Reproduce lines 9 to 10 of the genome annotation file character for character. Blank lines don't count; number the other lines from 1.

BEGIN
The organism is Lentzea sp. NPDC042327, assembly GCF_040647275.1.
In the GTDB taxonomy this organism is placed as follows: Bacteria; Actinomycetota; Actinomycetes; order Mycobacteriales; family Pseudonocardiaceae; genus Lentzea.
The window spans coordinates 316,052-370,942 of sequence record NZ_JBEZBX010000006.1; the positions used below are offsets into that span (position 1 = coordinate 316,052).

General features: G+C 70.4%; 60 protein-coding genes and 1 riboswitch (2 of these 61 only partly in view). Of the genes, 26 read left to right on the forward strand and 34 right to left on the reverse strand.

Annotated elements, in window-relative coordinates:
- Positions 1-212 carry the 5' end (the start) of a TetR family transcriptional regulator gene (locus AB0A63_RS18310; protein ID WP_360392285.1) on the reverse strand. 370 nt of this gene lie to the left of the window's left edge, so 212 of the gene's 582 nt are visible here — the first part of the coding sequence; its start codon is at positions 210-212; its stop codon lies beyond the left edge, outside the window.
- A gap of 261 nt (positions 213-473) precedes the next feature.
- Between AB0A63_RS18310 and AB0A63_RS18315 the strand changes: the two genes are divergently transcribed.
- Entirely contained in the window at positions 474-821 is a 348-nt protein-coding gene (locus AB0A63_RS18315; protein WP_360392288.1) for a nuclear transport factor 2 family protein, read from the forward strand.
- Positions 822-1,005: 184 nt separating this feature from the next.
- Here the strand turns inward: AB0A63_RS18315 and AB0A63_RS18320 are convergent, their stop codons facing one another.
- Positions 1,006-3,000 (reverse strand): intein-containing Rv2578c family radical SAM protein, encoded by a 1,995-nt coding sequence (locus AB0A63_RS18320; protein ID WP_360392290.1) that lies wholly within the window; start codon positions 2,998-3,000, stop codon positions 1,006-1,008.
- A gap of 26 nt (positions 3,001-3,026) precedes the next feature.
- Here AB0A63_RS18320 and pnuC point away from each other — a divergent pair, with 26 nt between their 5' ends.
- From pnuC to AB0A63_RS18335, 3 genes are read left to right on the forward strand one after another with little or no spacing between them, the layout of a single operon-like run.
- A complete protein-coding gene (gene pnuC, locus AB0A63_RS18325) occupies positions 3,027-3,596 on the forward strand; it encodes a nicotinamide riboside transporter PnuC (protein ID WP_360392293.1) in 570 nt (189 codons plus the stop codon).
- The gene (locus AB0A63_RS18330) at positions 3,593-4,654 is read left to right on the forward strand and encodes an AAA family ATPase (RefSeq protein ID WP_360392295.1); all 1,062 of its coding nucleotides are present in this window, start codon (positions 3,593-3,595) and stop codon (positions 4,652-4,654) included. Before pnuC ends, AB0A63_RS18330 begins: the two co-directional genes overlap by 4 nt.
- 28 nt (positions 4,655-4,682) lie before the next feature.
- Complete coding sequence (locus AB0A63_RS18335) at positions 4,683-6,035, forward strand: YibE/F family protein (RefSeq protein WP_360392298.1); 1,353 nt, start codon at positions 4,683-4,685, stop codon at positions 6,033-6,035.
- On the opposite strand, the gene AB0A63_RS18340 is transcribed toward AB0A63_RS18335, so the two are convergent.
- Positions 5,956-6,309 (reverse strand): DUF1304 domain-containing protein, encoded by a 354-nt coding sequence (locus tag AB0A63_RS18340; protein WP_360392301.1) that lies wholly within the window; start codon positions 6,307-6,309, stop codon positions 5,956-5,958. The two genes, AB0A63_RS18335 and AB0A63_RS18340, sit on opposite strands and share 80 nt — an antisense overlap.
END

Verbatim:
- Entirely contained in the window at positions 474-821 is a 348-nt protein-coding gene (locus AB0A63_RS18315; protein WP_360392288.1) for a nuclear transport factor 2 family protein, read from the forward strand.
- Positions 822-1,005: 184 nt separating this feature from the next.